Credit default swap. Toxic assets. Subprime loans. Too big to fail.
That was the word cloud ominously hovering over the nation when Timothy Geithner was sworn in as the U.S Secretary of the Treasury five years ago.
In writing this book Geithner is not only recalling how he and members of the Obama administration handled the financial crisis, he's also coming to terms with himself. Perhaps part of his soul searching comes from what led up to the 2008 meltdown.
Today on Boston Public Radio, Harvard Historian Nancy Koehn reminds us that the prologue to Geithner's book is as important as the book itself--if not more so. Koehn points out that before coming to the White House Geithner was part of the pack who favored the kind of deregulation of the banking system that brought about the very crisis he was tapped to fix. To hear Koehn's review of the financial collapse and her credit default swap explainer, which she does in under one minute, listen here:
When Geithner was at the helm he was charged with steering the country through the worst financial storm since the Great Depression. Lehman Brothers went bankrupt. Other banking giants such as Fannie Mae, Freddie Mac, and AIG were also doomed until the government decided to pour trillions of dollars into the imploding banking system in order to stave off a worldwide financial collapse.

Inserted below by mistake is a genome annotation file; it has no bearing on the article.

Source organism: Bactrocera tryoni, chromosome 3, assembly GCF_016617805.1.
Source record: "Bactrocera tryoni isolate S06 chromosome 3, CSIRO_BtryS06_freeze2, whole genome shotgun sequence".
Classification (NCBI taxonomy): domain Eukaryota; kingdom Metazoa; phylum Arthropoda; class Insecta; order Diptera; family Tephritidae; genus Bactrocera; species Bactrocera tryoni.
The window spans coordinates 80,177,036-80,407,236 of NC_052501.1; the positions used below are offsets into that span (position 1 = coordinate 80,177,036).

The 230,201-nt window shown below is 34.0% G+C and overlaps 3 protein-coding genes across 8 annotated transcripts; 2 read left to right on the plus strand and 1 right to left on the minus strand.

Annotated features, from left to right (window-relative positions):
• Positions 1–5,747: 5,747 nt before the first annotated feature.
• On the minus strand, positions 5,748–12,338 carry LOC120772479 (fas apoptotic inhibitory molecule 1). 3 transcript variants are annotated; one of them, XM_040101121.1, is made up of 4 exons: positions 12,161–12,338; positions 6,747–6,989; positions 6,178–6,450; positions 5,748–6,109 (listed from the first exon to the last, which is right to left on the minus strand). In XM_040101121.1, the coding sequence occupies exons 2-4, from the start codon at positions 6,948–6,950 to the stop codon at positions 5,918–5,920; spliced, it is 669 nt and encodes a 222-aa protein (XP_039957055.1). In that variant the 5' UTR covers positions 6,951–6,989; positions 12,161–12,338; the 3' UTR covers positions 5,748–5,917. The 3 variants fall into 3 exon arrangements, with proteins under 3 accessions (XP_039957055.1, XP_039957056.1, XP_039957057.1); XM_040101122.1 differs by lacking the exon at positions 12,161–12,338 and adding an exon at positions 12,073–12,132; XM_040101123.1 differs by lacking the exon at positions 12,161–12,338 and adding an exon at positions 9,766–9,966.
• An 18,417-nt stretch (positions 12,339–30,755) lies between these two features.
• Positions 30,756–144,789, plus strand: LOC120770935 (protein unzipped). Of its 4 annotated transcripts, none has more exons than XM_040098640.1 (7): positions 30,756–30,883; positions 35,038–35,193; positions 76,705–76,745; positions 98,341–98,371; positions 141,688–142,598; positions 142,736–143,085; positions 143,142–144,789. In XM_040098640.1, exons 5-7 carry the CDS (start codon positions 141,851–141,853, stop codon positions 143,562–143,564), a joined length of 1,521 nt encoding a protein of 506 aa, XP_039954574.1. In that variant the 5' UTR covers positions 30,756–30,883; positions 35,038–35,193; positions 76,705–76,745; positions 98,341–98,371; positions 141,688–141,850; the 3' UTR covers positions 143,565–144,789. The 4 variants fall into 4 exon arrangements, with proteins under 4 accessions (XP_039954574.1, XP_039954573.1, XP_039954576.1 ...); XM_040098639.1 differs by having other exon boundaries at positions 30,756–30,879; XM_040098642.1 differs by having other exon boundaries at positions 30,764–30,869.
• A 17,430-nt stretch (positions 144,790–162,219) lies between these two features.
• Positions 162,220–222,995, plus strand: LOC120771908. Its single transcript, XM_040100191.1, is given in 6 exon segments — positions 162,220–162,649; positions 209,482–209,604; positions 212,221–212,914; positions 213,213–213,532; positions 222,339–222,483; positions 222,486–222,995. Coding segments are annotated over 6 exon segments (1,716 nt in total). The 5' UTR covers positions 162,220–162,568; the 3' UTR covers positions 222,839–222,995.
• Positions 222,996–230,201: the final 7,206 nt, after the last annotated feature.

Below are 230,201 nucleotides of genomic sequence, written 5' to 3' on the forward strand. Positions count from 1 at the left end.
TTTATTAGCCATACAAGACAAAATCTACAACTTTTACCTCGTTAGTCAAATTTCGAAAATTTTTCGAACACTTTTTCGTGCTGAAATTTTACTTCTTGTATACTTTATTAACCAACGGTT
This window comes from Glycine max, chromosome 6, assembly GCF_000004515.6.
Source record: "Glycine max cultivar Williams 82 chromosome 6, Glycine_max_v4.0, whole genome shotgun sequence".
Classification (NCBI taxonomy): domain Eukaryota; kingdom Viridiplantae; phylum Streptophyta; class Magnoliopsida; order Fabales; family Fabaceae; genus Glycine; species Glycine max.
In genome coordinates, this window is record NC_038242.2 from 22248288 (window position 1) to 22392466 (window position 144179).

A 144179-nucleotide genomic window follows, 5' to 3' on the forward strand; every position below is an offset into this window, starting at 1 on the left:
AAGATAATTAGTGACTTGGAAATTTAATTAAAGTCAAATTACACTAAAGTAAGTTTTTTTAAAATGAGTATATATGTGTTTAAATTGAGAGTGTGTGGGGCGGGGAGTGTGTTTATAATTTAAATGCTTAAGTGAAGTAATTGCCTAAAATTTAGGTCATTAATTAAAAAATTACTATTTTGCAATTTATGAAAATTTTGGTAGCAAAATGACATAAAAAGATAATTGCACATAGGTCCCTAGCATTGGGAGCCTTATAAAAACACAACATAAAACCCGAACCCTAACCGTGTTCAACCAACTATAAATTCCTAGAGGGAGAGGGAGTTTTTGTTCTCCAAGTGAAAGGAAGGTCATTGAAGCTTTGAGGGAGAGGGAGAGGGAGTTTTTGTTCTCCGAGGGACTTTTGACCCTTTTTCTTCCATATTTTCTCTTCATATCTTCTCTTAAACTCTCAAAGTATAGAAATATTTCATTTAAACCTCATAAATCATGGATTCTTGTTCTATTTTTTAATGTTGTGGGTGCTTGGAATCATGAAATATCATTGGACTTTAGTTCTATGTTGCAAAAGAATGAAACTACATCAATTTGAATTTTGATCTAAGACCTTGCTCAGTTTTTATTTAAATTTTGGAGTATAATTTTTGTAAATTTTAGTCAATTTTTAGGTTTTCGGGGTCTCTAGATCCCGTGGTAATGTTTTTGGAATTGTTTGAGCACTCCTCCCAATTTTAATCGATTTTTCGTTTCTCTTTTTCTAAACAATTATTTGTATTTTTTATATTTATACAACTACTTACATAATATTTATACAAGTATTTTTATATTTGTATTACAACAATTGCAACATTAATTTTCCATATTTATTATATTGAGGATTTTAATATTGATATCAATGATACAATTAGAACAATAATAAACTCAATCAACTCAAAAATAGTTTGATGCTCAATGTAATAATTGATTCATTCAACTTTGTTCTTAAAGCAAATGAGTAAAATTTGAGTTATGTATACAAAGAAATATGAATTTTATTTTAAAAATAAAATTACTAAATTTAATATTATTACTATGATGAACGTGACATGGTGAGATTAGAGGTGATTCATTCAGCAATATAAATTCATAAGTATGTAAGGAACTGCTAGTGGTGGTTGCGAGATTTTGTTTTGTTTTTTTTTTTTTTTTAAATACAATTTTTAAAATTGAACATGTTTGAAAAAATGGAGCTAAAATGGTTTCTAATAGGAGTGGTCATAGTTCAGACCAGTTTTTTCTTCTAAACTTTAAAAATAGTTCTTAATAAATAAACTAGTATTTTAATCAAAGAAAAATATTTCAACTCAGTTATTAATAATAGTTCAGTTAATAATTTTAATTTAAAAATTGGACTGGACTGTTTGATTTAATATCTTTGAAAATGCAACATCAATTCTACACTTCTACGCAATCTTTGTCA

Geithner's actions were widely criticized. Economists, legislators, and former colleagues thought he padded a soft landing for free falling banking executives at the expense of the taxpayers. But would today's economic situation have been far, far worse if Geithner hadn't kept the Wall Street fat cats from drowning?
In his new book, Stress Test: Reflections on Financial Crises, Geithner writes about the 2008 financial crisis and his role in preventing a major economic depression. However, he only defends his handling of the situation to a point. In a recent interview with The New York Times' Andrew Ross Sorkin, Geither articulates some of his regrets:
It’s clear we didn’t do enough. Before the crisis, I didn’t push for the Fed in Washington to strengthen the safeguards for banks, nor did I push for legislation in Congress to extend the safeguards to nonbanks. I wish I had figured out a way to respond more aggressively to the initial panic, and to sustain the initial power of our fiscal stimulus. I wish we had expanded our housing programs earlier, to relieve more pain for homeowners.